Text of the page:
Do you have any info about treating Basal Cell Carcinoma with HDR Brachytherapy? (photo)
Doctor Answers 1
Advantages of Mohs over HDR Brachytherapy for BCC
You have some great questions. Let me explain briefly the two procedures and their advantages. Currently Mohs surgery is the gold standard treatment for BCC on the head and neck as well as on other high risk areas. In Mohs surgery the surgeon will remove the skin cancer and analyze the skin microscopically to ensure that the entire tumor has been removed. This process is typically done in one day and following clearance of the tumor the skin is sutured together. Mohs has the advantages of producing a 99% cure rate for most types of basal cell carcinoma (BCC), as well as, being time efficient (one visit) and cost effective.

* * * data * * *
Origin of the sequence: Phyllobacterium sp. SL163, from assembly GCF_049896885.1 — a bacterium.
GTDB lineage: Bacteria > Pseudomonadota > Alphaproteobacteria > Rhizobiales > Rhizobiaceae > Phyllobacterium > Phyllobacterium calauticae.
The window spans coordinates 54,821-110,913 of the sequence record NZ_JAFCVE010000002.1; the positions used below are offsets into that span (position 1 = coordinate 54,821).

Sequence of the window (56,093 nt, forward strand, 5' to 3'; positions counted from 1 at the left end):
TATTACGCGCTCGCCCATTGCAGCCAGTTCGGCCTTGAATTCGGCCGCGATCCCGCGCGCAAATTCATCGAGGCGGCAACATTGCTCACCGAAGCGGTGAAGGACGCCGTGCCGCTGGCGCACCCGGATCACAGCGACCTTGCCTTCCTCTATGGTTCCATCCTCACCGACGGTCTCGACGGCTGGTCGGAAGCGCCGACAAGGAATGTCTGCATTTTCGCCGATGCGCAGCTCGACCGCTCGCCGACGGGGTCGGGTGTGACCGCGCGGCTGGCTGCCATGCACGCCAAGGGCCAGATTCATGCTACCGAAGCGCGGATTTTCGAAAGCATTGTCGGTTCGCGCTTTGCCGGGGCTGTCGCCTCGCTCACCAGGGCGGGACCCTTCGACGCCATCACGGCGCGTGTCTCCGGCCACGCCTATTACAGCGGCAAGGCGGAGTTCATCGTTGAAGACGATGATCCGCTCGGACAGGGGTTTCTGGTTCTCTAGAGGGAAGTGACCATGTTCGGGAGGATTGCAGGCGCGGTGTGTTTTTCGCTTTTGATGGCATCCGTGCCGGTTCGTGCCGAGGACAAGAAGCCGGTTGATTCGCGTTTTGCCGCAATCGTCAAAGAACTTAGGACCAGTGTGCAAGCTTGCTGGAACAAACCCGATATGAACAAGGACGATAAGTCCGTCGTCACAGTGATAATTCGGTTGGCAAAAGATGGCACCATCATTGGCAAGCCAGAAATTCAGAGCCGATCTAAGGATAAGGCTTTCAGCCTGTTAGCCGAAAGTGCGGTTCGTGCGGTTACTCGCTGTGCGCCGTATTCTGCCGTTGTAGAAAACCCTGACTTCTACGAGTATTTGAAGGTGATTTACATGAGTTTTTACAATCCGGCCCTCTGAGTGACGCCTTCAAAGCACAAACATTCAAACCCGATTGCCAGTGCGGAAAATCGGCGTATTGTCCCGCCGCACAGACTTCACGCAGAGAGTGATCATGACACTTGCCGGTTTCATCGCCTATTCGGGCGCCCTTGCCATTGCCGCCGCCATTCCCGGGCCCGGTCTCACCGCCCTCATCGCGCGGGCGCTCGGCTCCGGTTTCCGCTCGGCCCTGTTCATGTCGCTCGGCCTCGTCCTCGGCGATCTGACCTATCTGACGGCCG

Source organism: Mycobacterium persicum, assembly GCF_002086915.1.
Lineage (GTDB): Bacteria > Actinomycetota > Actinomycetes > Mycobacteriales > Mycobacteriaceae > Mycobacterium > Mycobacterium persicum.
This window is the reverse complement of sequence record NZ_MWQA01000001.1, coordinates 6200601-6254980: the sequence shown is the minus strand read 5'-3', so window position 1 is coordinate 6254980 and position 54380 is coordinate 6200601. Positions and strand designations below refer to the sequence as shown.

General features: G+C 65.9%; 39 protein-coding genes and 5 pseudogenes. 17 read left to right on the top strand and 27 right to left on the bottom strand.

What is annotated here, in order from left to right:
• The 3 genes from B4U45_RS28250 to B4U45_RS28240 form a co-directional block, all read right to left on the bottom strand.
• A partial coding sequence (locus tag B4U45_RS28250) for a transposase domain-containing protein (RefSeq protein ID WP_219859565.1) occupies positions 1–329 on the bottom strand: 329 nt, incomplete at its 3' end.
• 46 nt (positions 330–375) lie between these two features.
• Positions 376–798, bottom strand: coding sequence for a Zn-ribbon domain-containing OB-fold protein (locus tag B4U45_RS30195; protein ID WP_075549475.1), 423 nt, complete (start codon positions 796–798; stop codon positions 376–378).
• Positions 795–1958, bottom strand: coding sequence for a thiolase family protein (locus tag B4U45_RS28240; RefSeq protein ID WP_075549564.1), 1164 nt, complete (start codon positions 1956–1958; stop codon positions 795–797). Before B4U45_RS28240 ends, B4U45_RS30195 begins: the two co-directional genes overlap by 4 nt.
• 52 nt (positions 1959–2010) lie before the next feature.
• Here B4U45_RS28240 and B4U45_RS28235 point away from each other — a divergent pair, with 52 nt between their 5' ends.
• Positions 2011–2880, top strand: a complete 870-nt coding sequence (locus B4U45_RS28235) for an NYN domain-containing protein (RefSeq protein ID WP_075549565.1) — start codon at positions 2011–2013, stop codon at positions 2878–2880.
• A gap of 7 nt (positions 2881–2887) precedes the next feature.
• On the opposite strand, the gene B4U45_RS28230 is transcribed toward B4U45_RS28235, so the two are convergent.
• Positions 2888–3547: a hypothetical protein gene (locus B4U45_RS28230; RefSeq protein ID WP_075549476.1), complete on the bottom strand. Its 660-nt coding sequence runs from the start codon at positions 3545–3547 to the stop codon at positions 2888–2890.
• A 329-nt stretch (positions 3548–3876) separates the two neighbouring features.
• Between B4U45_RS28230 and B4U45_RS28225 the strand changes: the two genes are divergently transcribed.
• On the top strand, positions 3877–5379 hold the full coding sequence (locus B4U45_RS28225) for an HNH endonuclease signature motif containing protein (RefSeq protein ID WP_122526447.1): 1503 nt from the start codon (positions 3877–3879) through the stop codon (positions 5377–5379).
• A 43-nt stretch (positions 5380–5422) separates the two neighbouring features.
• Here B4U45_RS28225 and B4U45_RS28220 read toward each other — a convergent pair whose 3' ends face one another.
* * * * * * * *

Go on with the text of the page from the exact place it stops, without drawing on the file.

High dose rate (HDR) brachytherapy is a method of treating the skin cancer with local radiation. It requires multiple treatments and is often performed in an office setting by a trained radiation therapist. The advantage of brachytherapy is that removal of skin by cutting and suturing is not required. In some cases this can lead to be a better cosmetic outcome, however, that is debatable. The disadvantage of brachytherapy is that the skin is not removed and analyzed to ensure complete tumor removal. Hence, multiple treatments are required to increase the probability that all cancer has been destroyed by the radiation. The cure rates for brachytherapy are not as high as for Mohs surgery and the medical studies do not have long term data on recurrence. Cure rates tend to be about 90-95%. A recent study of HDR brachytherapy showed that up to 13% of patients had the side effect of radiation dermatitis during treatment.
Judging by your photo I would recommend Mohs surgery. Your tumor appears to be small and easily curable with Mohs in one office visit. Your suture line should be short and at your age you will heal quickly and with a faint scar.
These answers are for educational purposes and should not be relied upon as a substitute for medical advice you may receive from your physician. If you have a medical emergency, please call 911. These answers do not constitute or initiate a patient/doctor relationship.